Lindsay decided to delve into understanding the Fellowship after interviewing more than 360 of the nation’s top political leaders for a book on faith and power. He discovered that lawmakers mentioned the Fellowship more than any other organization when asked to name a ministry with the most influence on their faith: “It has relationships with pretty much every world leader—good and bad—and there are not many organizations in the world that can claim that.”
One of the most publicized relationships is with Chuck Colson, a former Nixon adviser convicted in the Watergate scandal and founder of Prison Fellowship Ministries. Colson has described the key role the Fellowship and Doug Coe played in his conversion in his 1975 memoir Born Again, and he is quick to praise the group’s work in his life as a young Christian. But Colson told WORLD he now has concerns about politicians using the C Street group, for example, as a replacement for church. “It’s a mistake,” he said. “A leading figure ought to belong to a church.”
Richard Halverson preached a sermon in 1987 saying, “God created people to master their environment, to subdue it, to replenish it—but under God’s authority. If people will not be under God’s authority then they become victims rather than masters of their environment.
Following the money
| Emily Belz
The Fellowship reported a $2.5 million surplus on $19 million in revenues, according to its most recent tax filing in 2007. The organization operates as a grant-making entity, sending checks annually to more than 50 nonprofits in the United States and around the world. It is best known for its Washington, D.C., activities like the annual National Prayer Breakfast, on which the Fellowship spends about $1 million. It also funds a variety of properties, events, and traveling abroad.
It draws its fundraising revenue mainly as missionary-type support; individuals in the organization raise money for, say, a trip to Brazil, and donors make their checks out to the Fellowship or its alternate name, the International Foundation. Nonprofit 501(c)3s like the Fellowship aren’t supposed to funnel donations to non-501(c)3s, but in 2007 the Fellowship granted $1.2 million to a Ugandan charity called Cornerstone Development. Granting funds to foreign charities is legal, though the IRS has imposed more restrictions on those transactions since 9/11. Cornerstone on its website directs its donors to give to the International Foundation, with a note that it is for Cornerstone. “This is a US registered nonprofit that passes on to us 100% of the donation. And you will receive a tax-deductible receipt from them,” the site explains.
Because the Fellowship is so diffuse, people all over the world oversee different grants. Charles McLeod, for example, lives in Rochester, Mich., and he receives a number of checks for grants to various organizations at his home.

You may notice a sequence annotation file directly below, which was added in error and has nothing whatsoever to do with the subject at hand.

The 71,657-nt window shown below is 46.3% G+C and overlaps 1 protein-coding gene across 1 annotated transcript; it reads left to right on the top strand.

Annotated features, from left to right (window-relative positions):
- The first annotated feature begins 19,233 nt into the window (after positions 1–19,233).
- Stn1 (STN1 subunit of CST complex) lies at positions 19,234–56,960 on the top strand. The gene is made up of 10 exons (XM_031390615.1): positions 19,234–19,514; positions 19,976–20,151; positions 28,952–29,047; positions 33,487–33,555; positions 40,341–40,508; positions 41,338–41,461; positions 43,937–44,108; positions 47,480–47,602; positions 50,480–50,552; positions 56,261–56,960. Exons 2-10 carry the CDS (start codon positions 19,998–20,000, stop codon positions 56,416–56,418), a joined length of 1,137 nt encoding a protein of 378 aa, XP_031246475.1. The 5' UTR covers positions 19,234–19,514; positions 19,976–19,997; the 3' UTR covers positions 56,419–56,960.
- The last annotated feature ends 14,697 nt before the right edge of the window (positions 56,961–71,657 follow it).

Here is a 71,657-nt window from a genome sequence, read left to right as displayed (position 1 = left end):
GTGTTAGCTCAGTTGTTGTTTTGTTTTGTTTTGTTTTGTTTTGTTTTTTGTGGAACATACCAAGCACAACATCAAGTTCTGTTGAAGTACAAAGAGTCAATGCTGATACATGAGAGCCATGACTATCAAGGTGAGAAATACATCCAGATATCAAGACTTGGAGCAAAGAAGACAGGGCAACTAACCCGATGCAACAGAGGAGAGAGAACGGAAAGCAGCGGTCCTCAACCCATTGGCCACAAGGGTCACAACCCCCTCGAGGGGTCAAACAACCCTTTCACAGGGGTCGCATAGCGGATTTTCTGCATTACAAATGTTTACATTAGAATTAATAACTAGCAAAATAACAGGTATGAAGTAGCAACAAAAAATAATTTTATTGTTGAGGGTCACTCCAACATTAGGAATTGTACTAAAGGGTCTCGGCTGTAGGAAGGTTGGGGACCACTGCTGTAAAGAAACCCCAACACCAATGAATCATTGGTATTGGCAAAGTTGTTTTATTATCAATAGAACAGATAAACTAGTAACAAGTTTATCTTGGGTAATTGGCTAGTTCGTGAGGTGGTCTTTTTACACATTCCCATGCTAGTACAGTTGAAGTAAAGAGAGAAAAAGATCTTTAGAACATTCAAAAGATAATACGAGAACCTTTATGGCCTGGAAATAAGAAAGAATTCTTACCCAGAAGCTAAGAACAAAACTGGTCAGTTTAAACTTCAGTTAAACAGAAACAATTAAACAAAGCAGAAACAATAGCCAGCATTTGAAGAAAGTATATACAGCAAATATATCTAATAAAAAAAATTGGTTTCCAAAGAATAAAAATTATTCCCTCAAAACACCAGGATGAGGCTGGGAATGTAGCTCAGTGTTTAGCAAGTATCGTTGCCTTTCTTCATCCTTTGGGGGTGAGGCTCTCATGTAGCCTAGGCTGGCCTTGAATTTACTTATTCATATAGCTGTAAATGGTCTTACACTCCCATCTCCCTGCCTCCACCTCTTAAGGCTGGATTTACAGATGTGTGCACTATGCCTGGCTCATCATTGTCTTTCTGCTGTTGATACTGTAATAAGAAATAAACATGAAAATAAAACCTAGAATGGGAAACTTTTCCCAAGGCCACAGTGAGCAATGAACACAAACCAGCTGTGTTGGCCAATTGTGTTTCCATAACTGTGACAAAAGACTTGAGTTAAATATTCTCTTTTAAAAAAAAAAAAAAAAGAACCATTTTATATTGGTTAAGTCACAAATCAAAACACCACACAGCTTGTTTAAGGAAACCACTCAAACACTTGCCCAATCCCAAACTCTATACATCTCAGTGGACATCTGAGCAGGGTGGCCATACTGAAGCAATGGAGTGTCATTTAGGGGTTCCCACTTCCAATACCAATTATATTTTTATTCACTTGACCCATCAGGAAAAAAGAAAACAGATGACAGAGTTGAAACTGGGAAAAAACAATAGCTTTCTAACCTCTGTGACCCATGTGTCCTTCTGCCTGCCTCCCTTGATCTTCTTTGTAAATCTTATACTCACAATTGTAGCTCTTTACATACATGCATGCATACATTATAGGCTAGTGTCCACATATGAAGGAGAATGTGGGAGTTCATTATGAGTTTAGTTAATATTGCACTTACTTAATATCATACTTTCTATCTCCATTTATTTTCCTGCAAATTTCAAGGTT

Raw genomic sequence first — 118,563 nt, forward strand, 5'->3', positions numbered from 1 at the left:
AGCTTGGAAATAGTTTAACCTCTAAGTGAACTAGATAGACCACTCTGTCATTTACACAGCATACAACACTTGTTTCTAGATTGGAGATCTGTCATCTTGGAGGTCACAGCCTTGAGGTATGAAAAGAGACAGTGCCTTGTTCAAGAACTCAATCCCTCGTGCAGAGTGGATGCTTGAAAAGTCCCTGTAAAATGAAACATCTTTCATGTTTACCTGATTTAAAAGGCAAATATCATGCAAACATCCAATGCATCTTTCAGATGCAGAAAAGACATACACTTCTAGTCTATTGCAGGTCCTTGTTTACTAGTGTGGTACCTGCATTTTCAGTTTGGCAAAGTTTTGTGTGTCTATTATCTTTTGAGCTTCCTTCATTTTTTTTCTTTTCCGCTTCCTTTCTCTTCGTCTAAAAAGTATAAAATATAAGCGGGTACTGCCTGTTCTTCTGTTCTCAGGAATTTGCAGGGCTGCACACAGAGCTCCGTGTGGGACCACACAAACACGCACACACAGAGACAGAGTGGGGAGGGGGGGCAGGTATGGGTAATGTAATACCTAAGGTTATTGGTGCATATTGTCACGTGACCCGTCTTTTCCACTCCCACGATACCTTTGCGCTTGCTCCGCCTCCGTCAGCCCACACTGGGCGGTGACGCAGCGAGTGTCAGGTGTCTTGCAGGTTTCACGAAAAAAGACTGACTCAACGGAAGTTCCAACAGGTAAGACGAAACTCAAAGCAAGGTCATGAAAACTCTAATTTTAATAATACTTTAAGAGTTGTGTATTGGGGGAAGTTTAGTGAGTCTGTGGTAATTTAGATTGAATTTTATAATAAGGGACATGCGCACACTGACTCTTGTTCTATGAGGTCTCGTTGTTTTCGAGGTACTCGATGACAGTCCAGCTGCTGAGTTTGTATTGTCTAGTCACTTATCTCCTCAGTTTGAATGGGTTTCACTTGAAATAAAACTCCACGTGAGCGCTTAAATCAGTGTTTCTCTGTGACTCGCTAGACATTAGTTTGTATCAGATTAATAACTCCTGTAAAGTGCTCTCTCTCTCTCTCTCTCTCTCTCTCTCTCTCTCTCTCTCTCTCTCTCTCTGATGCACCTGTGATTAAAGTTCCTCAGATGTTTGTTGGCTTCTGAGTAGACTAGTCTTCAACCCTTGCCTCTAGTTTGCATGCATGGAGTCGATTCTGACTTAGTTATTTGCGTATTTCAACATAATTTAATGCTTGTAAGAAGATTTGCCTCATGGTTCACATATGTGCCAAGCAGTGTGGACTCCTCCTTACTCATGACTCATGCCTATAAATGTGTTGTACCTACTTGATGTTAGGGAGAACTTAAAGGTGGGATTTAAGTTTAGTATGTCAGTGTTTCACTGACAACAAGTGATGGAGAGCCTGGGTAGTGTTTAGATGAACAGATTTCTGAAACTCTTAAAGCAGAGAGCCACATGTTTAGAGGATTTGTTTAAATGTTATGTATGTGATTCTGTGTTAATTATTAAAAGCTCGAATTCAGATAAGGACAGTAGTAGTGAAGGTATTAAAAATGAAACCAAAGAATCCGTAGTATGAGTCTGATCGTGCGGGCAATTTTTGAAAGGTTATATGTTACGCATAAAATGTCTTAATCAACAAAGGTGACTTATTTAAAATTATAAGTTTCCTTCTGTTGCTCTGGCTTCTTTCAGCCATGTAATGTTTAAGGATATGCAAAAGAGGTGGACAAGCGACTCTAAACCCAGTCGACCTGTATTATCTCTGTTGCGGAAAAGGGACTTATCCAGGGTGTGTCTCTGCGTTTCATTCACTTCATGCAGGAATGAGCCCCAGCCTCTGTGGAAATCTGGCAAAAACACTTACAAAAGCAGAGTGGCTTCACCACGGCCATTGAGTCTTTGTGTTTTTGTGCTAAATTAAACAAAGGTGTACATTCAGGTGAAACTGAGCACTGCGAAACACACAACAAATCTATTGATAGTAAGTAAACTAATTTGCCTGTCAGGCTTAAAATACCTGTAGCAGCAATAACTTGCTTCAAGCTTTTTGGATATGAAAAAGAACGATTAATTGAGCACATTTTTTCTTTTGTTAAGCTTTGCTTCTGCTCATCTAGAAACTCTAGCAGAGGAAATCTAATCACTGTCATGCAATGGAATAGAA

“I like to send a personal note with a check,” he said. “We’re all trying to do it through relationships.”
On a dead end road in Annapolis, Md., reside the leaders of another public charity affiliated with the Fellowship, an even lower-profile group called the Wilberforce Foundation.
“Just about everything about the Wilberforce Foundation is odd,” said Rod Pitzer, managing director of research at the nonprofit watchdog Wall Watchers. Pitzer noted that Wilberforce has no employees, it transacts thousands of dollars back and forth with the Fellowship, and its president Jerry Jonker lives in Michigan while the three other organization officers live in the Washington area, including David and Tim Coe, Fellowship head Doug Coe’s sons. In 2007, Tim sold his house to Wilberforce, though tax records say he abstained from the decision to buy the house and the process for determining the price. The organization has no conflict-of-interest policy. The Fellowship does, but employs 11 of Doug Coe’s family members—his sons, a daughter, daughters-in-law, and five grandchildren, as of the 2007 return.
The Wilberforce mission is to “aid, train, educate, and encourage young people in the principles of faith and relationship skills [and] provide food and shelter if needed.” But Eric Fellman, a board member who helps oversee the budget, said the Maryland-based organization was set up “to hold properties,” because under D.C. liability law, all of the Fellowship’s assets could be accessed to cover a lawsuit. So if someone were injured at one of the Wilberforce properties and sued, only the Wilberforce assets would be fair game.
The C Street Center has no publicly accessible financial records because it is registered as a church with the IRS. Fellman said the Fellowship is audited every year by an independent firm.
The Cedars (Arlington, VA)
The $7.8 million mansion, formerly property of George Mason, offers a meeting place and retreat for public figures. On the same street sit two group homes, one for young women, Potomac Point, and one for young men, Ivanwald.
The Wilberforce Foundation (Annapolis, MD)
This is the listed address for the foundation, though David Coe, a Fellowship employee and son of Doug Coe, is the owner. Several Fellowship employees and associates have homes on the same street.
The Wilberforce Foundation (Annapolis, MD)
Tim Coe, a Fellowship employee, Wilberforce board member, and son of Doug Coe, sold this house to the Wilberforce Foundation in 2007, though documents say that he abstained from any involvement in the decision to buy the house or determine the price.
The Jonathan House (Washington, DC)
The Fellowship raised the money to start this house for young Christian men in the 1980s, but it now belongs to a church, Washington Community Fellowship, which provides administrative oversight. The house is named for Doug Coe’s son, Jonathan, who died of lymphoma at the age of 27.
The 19th Street House (Washington, DC)
The Fellowship runs a home in Trinidad, one of Washington’s most crime-ridden neighborhoods, to give students and single moms a safe place to come after school.
The C Street Center (Washington, DC)
The $1.8 million historic home hosts Bible studies, prayer meetings, and serves as a home to a number of male lawmakers who pay $950 a month. The house, a registered church, is owned by the C Street Center, an organization under the umbrella of the Fellowship.
THIS COMES FROM http://www.worldmag.com/articles/15778
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August 29, 2009, Vol. 24, No. 17